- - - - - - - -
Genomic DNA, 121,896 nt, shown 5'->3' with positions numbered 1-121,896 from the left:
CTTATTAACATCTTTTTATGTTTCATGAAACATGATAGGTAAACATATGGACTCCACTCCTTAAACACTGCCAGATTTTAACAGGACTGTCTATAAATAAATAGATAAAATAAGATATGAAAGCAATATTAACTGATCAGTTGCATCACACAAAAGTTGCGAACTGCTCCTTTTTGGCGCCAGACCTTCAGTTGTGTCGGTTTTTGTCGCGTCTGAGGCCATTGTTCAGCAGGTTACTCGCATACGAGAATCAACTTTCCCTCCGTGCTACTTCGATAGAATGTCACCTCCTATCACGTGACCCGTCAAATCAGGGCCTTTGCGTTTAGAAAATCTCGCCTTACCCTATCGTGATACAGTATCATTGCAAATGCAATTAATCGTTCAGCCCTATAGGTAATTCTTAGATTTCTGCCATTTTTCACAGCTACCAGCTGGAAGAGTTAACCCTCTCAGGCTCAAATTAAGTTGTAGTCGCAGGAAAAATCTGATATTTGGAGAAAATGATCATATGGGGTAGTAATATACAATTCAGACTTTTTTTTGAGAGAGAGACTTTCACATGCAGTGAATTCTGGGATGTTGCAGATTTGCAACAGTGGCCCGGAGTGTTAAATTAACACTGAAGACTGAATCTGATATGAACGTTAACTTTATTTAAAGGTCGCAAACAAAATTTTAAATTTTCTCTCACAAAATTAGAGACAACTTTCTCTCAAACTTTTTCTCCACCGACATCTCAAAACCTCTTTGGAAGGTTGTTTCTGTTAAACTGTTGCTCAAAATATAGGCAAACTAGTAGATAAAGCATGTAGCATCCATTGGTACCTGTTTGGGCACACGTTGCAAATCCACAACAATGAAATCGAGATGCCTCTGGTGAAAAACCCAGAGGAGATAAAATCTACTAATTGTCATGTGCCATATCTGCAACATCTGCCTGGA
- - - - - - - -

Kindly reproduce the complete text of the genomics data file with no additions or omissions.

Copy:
Genomic DNA, 121,896 nt, shown 5'->3' with positions numbered 1-121,896 from the left:
CTTATTAACATCTTTTTATGTTTCATGAAACATGATAGGTAAACATATGGACTCCACTCCTTAAACACTGCCAGATTTTAACAGGACTGTCTATAAATAAATAGATAAAATAAGATATGAAAGCAATATTAACTGATCAGTTGCATCACACAAAAGTTGCGAACTGCTCCTTTTTGGCGCCAGACCTTCAGTTGTGTCGGTTTTTGTCGCGTCTGAGGCCATTGTTCAGCAGGTTACTCGCATACGAGAATCAACTTTCCCTCCGTGCTACTTCGATAGAATGTCACCTCCTATCACGTGACCCGTCAAATCAGGGCCTTTGCGTTTAGAAAATCTCGCCTTACCCTATCGTGATACAGTATCATTGCAAATGCAATTAATCGTTCAGCCCTATAGGTAATTCTTAGATTTCTGCCATTTTTCACAGCTACCAGCTGGAAGAGTTAACCCTCTCAGGCTCAAATTAAGTTGTAGTCGCAGGAAAAATCTGATATTTGGAGAAAATGATCATATGGGGTAGTAATATACAATTCAGACTTTTTTTTGAGAGAGAGACTTTCACATGCAGTGAATTCTGGGATGTTGCAGATTTGCAACAGTGGCCCGGAGTGTTAAATTAACACTGAAGACTGAATCTGATATGAACGTTAACTTTATTTAAAGGTCGCAAACAAAATTTTAAATTTTCTCTCACAAAATTAGAGACAACTTTCTCTCAAACTTTTTCTCCACCGACATCTCAAAACCTCTTTGGAAGGTTGTTTCTGTTAAACTGTTGCTCAAAATATAGGCAAACTAGTAGATAAAGCATGTAGCATCCATTGGTACCTGTTTGGGCACACGTTGCAAATCCACAACAATGAAATCGAGATGCCTCTGGTGAAAAACCCAGAGGAGATAAAATCTACTAATTGTCATGTGCCATATCTGCAACATCTGCCTGGA